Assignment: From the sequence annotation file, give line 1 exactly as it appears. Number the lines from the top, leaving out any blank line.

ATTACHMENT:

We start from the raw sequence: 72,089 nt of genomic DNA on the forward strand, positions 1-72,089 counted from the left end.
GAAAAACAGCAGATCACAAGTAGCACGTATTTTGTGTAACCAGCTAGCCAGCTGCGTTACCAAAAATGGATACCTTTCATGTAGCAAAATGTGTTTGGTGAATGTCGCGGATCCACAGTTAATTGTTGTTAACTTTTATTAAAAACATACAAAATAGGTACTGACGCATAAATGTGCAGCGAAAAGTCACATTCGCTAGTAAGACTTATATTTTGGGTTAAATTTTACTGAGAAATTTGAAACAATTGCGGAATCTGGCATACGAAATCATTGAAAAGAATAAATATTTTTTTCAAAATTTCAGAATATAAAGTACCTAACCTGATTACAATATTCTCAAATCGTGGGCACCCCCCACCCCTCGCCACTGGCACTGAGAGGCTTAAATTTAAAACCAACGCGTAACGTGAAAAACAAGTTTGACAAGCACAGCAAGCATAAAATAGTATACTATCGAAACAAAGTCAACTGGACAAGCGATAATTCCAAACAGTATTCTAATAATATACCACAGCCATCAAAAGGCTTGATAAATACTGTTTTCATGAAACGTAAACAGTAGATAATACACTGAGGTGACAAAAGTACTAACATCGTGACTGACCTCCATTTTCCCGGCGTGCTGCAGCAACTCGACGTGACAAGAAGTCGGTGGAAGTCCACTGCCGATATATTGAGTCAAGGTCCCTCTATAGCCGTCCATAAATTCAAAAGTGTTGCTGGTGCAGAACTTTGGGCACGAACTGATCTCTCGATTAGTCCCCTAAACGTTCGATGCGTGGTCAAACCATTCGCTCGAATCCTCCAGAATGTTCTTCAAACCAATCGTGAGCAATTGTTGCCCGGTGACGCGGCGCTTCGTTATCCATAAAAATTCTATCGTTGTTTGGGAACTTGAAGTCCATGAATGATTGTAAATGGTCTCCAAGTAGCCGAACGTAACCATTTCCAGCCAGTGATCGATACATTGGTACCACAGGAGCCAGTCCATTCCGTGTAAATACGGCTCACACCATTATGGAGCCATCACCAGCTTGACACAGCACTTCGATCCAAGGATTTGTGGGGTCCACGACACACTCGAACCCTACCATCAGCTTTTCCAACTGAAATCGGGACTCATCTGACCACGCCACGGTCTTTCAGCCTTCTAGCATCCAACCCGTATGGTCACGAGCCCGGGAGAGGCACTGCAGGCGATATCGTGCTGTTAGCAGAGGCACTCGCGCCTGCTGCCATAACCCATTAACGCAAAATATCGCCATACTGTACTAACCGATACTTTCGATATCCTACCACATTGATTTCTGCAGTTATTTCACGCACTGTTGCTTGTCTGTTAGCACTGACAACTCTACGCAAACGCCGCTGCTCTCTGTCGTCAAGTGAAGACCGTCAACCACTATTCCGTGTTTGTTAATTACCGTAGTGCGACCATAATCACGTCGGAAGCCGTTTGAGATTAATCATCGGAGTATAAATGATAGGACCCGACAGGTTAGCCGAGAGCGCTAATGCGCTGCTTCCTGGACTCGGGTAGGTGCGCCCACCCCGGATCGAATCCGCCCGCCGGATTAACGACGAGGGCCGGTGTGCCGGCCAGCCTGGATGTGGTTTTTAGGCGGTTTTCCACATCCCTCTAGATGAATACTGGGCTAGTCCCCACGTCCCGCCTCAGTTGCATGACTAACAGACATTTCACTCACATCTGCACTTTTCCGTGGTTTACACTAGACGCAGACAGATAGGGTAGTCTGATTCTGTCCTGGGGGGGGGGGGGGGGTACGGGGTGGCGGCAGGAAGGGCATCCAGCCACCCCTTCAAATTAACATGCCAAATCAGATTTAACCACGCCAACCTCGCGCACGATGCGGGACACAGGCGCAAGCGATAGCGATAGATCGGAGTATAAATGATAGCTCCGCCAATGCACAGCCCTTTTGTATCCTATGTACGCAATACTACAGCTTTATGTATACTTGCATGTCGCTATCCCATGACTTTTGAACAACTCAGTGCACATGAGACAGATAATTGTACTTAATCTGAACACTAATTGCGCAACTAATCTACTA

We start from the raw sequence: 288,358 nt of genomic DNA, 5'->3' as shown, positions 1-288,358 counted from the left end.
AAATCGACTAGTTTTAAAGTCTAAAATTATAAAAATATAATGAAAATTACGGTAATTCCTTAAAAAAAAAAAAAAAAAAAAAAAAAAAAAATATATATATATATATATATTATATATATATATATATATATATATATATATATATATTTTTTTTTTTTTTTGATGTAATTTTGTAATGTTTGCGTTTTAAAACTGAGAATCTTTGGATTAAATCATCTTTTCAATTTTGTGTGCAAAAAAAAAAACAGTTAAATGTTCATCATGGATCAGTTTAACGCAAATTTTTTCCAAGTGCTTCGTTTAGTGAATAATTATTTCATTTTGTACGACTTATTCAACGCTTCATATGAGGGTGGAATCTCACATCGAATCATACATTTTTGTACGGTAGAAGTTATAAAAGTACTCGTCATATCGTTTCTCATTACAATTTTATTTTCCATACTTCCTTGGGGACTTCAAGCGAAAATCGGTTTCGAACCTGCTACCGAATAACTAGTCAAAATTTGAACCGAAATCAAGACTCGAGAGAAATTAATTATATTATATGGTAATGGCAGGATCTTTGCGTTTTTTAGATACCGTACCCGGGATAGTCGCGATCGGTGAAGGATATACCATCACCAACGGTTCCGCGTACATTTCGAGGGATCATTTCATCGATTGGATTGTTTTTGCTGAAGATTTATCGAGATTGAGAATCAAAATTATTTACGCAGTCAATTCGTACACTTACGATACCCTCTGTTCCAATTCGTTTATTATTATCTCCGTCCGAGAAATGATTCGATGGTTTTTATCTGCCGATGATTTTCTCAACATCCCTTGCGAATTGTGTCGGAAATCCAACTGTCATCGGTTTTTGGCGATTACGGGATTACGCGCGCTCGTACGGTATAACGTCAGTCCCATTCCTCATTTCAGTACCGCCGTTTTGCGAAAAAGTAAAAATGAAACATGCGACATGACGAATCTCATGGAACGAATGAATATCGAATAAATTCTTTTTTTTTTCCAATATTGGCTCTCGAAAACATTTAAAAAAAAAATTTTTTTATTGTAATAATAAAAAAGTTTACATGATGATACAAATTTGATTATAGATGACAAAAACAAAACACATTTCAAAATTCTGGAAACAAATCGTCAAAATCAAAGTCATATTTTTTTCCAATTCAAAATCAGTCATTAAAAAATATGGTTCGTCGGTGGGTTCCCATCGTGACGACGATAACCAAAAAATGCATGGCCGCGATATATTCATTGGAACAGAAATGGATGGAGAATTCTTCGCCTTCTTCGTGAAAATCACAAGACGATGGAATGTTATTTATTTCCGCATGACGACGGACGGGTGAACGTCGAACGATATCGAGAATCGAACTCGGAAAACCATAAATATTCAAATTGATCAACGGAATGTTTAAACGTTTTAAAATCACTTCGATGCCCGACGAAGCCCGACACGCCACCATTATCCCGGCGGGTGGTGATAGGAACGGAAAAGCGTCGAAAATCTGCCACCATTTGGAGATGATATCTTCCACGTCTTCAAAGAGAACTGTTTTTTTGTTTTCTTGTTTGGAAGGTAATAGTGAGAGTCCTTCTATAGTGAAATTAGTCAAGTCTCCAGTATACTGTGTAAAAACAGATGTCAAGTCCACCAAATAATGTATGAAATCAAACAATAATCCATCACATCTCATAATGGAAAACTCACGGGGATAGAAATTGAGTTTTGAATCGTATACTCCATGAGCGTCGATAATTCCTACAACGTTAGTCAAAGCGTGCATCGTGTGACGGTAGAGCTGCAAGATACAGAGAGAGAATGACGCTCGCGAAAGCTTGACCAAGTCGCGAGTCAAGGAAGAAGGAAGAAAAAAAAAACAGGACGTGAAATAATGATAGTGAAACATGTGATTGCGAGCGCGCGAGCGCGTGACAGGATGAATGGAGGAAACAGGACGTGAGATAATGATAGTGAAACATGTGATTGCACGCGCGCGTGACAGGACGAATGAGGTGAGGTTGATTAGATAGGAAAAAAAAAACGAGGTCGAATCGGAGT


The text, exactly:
We start from the raw sequence: 72,089 nt of genomic DNA on the forward strand, positions 1-72,089 counted from the left end.